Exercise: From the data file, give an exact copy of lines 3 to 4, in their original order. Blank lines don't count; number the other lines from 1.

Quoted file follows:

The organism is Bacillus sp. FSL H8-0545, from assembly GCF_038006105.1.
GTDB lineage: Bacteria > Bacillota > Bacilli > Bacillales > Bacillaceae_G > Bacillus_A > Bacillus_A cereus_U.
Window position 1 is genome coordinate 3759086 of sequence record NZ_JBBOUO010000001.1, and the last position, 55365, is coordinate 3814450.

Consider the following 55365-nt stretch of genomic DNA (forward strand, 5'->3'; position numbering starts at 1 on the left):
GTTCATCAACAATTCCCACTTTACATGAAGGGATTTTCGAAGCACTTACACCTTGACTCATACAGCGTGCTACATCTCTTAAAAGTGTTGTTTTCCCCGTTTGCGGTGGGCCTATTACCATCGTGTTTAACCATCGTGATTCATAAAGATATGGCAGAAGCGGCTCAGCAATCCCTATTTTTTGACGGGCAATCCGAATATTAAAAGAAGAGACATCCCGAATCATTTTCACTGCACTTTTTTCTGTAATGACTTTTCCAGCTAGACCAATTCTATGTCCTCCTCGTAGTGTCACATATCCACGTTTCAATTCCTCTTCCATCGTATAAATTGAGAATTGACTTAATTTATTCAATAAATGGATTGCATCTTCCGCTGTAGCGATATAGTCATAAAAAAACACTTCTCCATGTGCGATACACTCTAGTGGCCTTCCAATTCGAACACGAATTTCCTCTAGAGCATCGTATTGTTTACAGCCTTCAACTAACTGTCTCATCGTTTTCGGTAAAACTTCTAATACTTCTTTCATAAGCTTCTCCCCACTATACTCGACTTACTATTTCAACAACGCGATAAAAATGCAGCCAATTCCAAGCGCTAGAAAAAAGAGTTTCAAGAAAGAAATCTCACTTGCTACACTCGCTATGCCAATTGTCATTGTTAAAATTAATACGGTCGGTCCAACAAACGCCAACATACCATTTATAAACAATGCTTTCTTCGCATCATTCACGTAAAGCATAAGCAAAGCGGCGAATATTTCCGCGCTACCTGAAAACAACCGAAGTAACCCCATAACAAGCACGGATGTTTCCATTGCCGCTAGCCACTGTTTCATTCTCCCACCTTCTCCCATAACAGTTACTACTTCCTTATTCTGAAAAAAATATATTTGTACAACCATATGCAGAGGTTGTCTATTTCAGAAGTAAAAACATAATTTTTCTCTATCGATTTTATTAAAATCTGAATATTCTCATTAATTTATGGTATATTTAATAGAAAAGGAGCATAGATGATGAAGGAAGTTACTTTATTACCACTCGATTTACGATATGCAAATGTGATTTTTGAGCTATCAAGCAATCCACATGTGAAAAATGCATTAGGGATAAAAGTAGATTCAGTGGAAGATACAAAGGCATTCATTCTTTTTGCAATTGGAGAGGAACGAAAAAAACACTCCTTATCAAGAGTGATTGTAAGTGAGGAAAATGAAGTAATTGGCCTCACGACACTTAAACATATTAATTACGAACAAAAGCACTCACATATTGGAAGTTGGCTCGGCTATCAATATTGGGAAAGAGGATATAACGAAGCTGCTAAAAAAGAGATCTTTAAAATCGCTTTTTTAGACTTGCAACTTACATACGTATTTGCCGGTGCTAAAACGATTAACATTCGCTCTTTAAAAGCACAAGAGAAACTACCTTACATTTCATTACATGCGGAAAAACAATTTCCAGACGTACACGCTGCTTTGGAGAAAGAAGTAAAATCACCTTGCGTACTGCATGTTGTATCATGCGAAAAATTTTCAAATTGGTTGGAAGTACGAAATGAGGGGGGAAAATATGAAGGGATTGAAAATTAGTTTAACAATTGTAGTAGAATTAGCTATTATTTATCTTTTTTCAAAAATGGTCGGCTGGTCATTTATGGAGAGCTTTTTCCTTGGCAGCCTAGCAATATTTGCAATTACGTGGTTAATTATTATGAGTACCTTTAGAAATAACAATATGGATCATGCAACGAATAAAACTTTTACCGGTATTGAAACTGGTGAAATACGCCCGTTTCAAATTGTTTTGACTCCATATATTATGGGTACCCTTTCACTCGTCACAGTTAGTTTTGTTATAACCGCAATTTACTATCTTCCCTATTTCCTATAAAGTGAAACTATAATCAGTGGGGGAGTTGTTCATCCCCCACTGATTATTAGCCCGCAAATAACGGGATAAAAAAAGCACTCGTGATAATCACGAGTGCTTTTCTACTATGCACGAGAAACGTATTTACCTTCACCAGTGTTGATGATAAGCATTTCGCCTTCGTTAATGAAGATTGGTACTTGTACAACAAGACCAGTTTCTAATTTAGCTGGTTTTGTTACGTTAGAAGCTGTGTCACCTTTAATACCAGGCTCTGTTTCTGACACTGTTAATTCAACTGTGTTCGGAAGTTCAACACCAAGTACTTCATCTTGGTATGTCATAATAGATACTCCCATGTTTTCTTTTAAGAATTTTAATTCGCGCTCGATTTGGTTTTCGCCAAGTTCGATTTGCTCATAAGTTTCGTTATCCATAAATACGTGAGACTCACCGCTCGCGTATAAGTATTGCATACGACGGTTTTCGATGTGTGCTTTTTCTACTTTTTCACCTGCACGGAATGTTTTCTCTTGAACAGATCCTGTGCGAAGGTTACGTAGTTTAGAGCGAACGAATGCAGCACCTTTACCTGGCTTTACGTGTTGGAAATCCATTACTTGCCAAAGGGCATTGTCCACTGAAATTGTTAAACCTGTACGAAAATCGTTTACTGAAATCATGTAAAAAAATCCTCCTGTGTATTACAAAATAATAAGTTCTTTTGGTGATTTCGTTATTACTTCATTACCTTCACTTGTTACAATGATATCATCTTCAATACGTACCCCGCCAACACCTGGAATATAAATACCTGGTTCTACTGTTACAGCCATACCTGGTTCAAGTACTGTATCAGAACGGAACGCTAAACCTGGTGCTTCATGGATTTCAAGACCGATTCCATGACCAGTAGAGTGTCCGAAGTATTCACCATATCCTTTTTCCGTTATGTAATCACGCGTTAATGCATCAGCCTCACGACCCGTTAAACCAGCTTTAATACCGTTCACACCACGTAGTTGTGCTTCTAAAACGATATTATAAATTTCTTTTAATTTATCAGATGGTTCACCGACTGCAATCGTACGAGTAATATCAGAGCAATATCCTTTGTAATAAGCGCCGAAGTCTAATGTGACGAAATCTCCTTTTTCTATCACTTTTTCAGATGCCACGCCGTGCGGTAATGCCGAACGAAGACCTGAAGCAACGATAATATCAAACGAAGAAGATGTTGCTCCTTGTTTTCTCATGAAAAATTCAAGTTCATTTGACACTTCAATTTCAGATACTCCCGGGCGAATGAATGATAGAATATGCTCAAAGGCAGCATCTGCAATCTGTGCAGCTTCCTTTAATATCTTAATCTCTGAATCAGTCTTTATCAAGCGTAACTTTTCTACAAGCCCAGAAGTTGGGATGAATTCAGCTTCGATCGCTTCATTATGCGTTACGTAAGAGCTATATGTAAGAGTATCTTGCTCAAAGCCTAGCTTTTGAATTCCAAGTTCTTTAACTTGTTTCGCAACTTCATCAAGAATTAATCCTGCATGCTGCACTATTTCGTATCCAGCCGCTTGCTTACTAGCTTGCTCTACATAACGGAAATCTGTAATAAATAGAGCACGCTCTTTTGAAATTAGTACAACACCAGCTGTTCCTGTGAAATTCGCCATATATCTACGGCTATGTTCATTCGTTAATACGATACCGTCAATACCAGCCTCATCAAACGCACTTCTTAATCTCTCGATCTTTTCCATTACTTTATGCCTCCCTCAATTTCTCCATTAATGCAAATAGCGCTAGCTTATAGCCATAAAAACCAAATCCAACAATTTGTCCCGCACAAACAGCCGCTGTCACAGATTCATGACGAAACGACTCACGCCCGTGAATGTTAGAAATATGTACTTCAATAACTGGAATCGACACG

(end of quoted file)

Window position 1 is genome coordinate 3759086 of sequence record NZ_JBBOUO010000001.1, and the last position, 55365, is coordinate 3814450.

Consider the following 55365-nt stretch of genomic DNA (forward strand, 5'->3'; position numbering starts at 1 on the left):